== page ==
You can help your child develop an awareness of language and literacy skills long before they are able to read by exposing them to books. These skills developed early in life can help set the stage for later academic success. Here are 10 tips to help your child fall in love with books and reading.
“Children who have not developed some basic literacy skills by the time they enter school are 3 – 4 times more likely to drop out in later years.” -National Adult Literacy Survey, (1002) NCES, U.S. Department of Education
Expose your child to books as an infant.
Create a cozy reading area for your child.
Read to your child often.
Allow your child to read to you.
Visit the library and allow your child to pick out books of their choice.
Don’t force reading time.
Read their favorite books over and over again.
Don’t use reading as a punishment or take it away as a punishment.
Be patient with your child and don’t trip if pages get skipped or if every page doesn’t get read.
Make reading an interactive experience (change your voice, point out pictures, discuss what you see going on in the images)
Watch the video below to see my two-year old “read” to me. This is one of his favorite stories and we read it often. He loves the repetition in this story. I let him go at his own pace and turn the pages. Sometimes we read it fast and sometimes we read it slow and point out the animals and count the kittens at the end.
The easiest way to teach young children new concepts is to introduce the concepts through games and activities. Young children are very hands on and in order for them to retain the information they learn they must routinely be exposed to it. There are many ways to teach children about shapes and colors and this free printable will help you get started! This printable can help you introduce shapes and colors and will give you some ideas for a few different ways you can use it.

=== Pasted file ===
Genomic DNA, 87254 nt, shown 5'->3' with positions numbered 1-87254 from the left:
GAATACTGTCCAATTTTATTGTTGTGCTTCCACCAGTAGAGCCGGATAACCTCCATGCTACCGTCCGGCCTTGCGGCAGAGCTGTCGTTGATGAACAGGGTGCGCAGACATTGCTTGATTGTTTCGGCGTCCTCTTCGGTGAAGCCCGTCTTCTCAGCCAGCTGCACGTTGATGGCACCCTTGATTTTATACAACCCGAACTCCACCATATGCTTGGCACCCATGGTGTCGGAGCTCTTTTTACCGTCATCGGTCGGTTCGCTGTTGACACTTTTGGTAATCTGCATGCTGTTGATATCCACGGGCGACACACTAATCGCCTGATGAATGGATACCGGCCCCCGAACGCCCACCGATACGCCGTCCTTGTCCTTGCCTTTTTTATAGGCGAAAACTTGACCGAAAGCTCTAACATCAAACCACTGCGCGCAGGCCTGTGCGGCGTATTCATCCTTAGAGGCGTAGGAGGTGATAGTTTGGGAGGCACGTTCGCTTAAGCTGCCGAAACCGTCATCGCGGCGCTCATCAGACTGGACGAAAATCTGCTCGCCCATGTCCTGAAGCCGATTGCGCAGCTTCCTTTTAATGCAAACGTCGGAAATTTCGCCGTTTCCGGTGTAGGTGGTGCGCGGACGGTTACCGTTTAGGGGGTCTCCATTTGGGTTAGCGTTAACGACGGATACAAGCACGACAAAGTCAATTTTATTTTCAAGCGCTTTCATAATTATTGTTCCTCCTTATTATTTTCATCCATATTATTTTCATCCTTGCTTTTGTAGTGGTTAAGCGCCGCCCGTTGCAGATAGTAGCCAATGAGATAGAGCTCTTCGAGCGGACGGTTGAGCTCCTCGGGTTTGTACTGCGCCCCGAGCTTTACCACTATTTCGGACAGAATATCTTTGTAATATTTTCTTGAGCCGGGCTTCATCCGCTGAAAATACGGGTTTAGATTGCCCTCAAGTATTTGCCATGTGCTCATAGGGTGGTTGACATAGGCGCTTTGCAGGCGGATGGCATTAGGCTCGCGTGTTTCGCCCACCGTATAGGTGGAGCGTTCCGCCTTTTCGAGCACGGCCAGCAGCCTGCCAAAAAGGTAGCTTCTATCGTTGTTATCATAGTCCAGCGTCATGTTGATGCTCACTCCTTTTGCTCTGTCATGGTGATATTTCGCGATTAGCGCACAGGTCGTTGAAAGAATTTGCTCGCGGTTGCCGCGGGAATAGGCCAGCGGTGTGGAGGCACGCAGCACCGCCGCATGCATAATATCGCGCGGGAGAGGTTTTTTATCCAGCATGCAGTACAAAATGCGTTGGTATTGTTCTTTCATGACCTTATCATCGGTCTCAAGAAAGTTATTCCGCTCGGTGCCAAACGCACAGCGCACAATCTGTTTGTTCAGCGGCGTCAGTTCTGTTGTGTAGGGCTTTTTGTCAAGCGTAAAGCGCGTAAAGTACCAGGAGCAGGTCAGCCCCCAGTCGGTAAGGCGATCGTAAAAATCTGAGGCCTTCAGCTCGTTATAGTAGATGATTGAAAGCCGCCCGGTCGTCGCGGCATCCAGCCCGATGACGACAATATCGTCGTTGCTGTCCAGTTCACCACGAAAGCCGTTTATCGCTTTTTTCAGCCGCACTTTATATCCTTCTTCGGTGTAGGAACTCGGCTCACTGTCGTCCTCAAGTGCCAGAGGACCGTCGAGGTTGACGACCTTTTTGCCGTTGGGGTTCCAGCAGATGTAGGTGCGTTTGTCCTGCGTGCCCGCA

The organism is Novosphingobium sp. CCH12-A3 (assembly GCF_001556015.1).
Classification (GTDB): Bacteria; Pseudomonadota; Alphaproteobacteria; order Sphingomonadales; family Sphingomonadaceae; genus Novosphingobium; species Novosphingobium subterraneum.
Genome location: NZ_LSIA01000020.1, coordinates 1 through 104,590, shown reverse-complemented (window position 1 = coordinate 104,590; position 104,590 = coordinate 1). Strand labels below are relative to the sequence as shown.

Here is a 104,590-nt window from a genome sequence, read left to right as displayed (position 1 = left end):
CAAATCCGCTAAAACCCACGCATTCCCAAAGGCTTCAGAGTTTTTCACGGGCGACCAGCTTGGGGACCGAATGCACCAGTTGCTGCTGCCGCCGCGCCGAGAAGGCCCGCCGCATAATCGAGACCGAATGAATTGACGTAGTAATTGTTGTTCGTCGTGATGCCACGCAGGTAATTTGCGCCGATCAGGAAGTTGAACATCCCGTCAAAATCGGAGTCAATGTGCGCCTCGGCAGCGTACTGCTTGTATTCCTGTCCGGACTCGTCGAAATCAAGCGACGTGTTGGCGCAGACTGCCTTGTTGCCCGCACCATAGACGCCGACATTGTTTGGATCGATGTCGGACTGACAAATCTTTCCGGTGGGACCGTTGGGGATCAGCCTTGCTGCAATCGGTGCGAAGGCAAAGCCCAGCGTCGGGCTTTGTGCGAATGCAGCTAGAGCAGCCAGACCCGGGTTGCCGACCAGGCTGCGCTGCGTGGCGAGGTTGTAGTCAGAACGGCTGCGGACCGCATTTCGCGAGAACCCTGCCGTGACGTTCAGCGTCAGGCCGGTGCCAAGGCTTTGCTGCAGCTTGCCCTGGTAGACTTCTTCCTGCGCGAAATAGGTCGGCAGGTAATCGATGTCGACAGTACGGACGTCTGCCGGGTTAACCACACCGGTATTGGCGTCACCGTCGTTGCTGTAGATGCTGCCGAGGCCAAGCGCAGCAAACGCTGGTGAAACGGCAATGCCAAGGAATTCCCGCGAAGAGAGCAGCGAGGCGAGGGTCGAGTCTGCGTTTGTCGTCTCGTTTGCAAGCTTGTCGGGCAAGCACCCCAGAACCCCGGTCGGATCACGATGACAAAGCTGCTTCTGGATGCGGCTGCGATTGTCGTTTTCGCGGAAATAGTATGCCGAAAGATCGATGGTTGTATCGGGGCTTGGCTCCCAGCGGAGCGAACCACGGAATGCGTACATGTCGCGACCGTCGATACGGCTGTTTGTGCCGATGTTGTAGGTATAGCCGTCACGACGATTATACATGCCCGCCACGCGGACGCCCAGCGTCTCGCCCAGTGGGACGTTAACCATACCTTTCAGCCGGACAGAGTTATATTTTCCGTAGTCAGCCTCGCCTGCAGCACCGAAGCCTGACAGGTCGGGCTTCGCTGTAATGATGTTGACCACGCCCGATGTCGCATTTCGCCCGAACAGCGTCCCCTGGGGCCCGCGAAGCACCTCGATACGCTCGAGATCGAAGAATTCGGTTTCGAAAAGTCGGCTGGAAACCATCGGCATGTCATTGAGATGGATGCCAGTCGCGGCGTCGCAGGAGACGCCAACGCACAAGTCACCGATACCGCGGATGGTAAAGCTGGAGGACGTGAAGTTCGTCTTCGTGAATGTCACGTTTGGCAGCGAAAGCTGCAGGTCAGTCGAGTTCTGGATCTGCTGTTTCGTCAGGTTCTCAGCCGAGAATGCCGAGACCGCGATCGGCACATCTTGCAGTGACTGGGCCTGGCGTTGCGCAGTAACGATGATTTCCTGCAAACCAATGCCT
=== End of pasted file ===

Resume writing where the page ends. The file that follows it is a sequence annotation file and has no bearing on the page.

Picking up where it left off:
Do not underestimate the value of play! Play is necessary for healthy growth and development in children. Play is also one of the main ways in which children learn! Playing alone and also with others is fun and therefore children become very absorbed in it. Play encourages the development of the imagination, develops motor skills and teaches self expression. Play also helps develop children’s concentration, social skills, and cooperation abilities. Play is also a way for children to let off some steam and relax because play is an outlet for anxiety and stress.
Here are some examples of skills gained through play:
Cognitive skills – Play gives children the opportunity to problem solve (How does this work? Does this block fit here?). Children also learn colors, numbers, size and shapes. Stimulating environments encourage children to think at higher levels.
Physical skills – Fine motor skills are developed as children manipulate and handle small toys and objects. Gross motor skills are developed as a child learns to reach, grasp, crawl, run, climb and balance.
Social skills – Playing with other children allows children to learn how to work in groups, share, negotiate, resolve conflicts and learn self-advocacy skills.
Language, literacy, and vocabulary skills – language develops as children play and interact with others. Through interactions, conversations, and also when books are read new words are learned.